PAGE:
Brutally Basic Bollywood: You just cannot miss these top 10 performances of Indian cinema in 2017

These 10 stellar performances should have received more attention.

So, okay. We all know Irrfan Khan and Rajkummar Rao did exceedingly well in 2017, and Varun Dhawan hit the ball out of the park. We also know the OBVIOUS performances that slayed it - Swara Bhaskar in Anaarkali of Aarah, Zaira Wasim in Secret Superstar, Dulquer Salman in Solo and Rajkummar Rao in Trapped. What about the performances that were submerged in the seas of see-not, hear-not, want-not?

Here is my take on the 10 excellent performances that did not get their share of the limelight (in no particular order): 

1.   Manisha Koirala in Dear Maya: Debutant director Sunaina Bhatnagar's underrated film featured Manisha in her comeback role as a woman betrayed in love and redeemed by compassion. Koirala brought all the pain of her recent brush with mortality into her role. She reminded us of her performances in Khamoshi: The Musical, Dil Se, Bombay, 1942: A Love Story, and more. Catch this unseen gem of a performance at home.

2.   Nagaraj Manjule in The Silence: It takes courage to play a paedophile, and a child rapist. Filmmaker Nagaraj Manjule realized, someone has to do the dirty job. And he does it with such intense passion and such persuasive misogyny you forget this is just acting. Chilling is the only way to describe the most intense villainy seen in Indian cinema during 2017.

3.   Kirti Kulhari in Indu Sarkar: Stammerers seemed to be out of luck in 2017. Ranbir Kapoor's stammering in Jagga Jasoos went unappreciated. Kirti Kulhari as a poet and housewife, standing up against the excesses and atrocities of Indira Gandhi's Emergency, redefined intensity with her subtle portrayal of a halting speaker in a country rendered voiceless. This is a performance that deserved a lot more.

4.   Pankaj Tripathi in Anaarkali of Aarah: What a year this amazing actor had! From the comic romp-com in Bareilly Ki Barfi, Munna Michael and Fukrey Returns to the coldblooded scheming entrepreneur in Gurgaon. My favourite Tripathi performance was that of the faithful yet treacherous companion and colleague to the feisty erotic dancer Swara Bhaskar in Anaarkali of Aarah. To the role of a borderline pimp, Tripathi gave great dignity. Only an actor of high calibre could pull off this one.

5.   Akshay Oberoi in Gurgaon: Steely cunning angry red-hot evil - that was what this Oberoi, a cousin of the languishing Vivek Oberoi, portrayed in this corporate whodunnit. Akshay's Shakespearean mechia-villain had us numbed with horror and disgust. This was a ruthless go-getter who wouldn't stop at anything. One could see the famished actor going for it with all he has got.

6.   Rasika Duggal in The School Bag: In Dheeraj Jindal's short film based on the terror attack on school children in Peshawar, Rasika Duggal brings to the screen the profound love of a mother who wants her son to be happy. She hides a sorrow deep under those smiling eyes. The grief jumps to the surface at the end. Rasika was again fabulous as an abandoned wife and single mother facing that bitch called Life, with a smile in Tu Hai Mera Sunday.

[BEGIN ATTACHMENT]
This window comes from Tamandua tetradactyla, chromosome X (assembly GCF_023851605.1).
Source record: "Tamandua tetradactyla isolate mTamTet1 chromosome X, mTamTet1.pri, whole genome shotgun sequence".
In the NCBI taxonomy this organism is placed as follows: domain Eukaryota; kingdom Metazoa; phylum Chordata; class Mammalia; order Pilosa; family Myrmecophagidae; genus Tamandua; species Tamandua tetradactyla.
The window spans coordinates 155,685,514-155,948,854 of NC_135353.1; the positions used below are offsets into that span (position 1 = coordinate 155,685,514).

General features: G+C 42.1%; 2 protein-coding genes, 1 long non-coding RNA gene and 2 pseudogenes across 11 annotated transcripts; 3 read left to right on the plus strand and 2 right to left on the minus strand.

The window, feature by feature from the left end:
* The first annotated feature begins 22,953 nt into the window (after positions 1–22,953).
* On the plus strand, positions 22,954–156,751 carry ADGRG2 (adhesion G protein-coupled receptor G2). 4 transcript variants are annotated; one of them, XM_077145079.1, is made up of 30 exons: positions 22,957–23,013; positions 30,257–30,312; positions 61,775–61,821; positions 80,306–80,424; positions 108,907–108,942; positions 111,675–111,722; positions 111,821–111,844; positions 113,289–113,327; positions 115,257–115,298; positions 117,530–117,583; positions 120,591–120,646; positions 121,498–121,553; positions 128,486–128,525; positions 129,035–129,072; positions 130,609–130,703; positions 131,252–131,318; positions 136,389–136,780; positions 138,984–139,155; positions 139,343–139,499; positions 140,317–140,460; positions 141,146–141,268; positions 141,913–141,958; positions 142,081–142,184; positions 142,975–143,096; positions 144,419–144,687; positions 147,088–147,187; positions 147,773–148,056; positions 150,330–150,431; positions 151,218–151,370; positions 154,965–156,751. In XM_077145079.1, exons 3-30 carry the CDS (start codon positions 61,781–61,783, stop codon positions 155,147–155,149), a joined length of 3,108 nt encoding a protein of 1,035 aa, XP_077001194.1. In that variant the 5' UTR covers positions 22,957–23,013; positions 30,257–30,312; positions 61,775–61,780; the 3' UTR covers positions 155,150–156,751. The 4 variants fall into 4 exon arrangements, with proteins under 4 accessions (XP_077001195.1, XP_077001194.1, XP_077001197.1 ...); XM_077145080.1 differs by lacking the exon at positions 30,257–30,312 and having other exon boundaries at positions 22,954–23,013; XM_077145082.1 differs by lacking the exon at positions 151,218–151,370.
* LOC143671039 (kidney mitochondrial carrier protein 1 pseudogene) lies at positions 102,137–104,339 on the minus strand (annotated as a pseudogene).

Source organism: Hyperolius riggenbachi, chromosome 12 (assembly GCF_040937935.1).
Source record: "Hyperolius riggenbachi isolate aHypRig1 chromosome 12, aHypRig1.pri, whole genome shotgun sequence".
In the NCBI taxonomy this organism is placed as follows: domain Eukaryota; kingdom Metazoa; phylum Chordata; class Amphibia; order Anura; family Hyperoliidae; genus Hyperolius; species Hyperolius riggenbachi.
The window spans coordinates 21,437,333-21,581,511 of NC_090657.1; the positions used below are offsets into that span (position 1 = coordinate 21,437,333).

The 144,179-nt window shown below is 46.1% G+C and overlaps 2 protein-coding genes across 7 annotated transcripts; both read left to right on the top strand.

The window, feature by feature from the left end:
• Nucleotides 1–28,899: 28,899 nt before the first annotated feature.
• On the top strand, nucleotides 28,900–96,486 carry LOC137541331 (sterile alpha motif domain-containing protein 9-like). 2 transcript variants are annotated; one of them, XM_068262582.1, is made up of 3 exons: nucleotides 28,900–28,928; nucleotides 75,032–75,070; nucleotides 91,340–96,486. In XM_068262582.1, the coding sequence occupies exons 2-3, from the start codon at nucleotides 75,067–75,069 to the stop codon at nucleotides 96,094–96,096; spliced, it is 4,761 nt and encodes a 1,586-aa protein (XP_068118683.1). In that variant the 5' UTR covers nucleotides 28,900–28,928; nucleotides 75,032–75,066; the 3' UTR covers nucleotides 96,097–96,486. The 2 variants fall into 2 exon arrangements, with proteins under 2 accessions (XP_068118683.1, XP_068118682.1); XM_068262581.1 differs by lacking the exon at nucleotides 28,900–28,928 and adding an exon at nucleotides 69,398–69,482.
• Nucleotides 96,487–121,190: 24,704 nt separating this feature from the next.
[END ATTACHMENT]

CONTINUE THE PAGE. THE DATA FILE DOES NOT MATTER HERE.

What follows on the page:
7.   Shahana Goswami in Tu Hai Mera Sunday: So here's what. Great performances in unsuccessful films are like memorable melodies played in a vacuum. No one pays any attention. Shahana, as a working girl coping with an wandering father afflicted with Alzheimer's, brought such honesty and spunk to her role. In a sequence where she reprimands her lover for not professing his love, Shahana pulled out all stops as only a skilled actor like her can.

8.   Anjali Patil in Newton: There was the Nutan. And there is the neo-Nutan in Newton. Anjali Patil as the tribal girl Malko, struggling to break free from the prejudices that have kept her community from progress, conveyed all the pain anger and expectancy of an oppressed social order. She was presentational yet an individual.

9.   Ishtiyak Khan in Anaarkali of Aarah: Yet another performance from debutant director Avinash Das's film, this time that of the erotic dancer's silent admirer. A videographer who helps the protagonist find her bearings in the city after she flees, Ishtiyak had a moment when he folded his hands to say goodbye to the woman he has loved from the time he saw her. In that namaskaar and in those eyes are enshrined many lifetimes of devotion and adoration.

10.   Deepak Dobriyal in Hindi Medium: Everyone rightly went ga-ga over Irrfan. But think for a moment about the actor who played the slum-dweller who dreams of sending his son to a good school, Deepak's eyes conveyed hope and hurt in equal measures. This was a performance waiting to explode on us.

(Subhash K Jha is a film critic and movie expert)

(Disclaimer: The opinions expressed above are the personal views of the author and do not reflect the views of ZMCL.)

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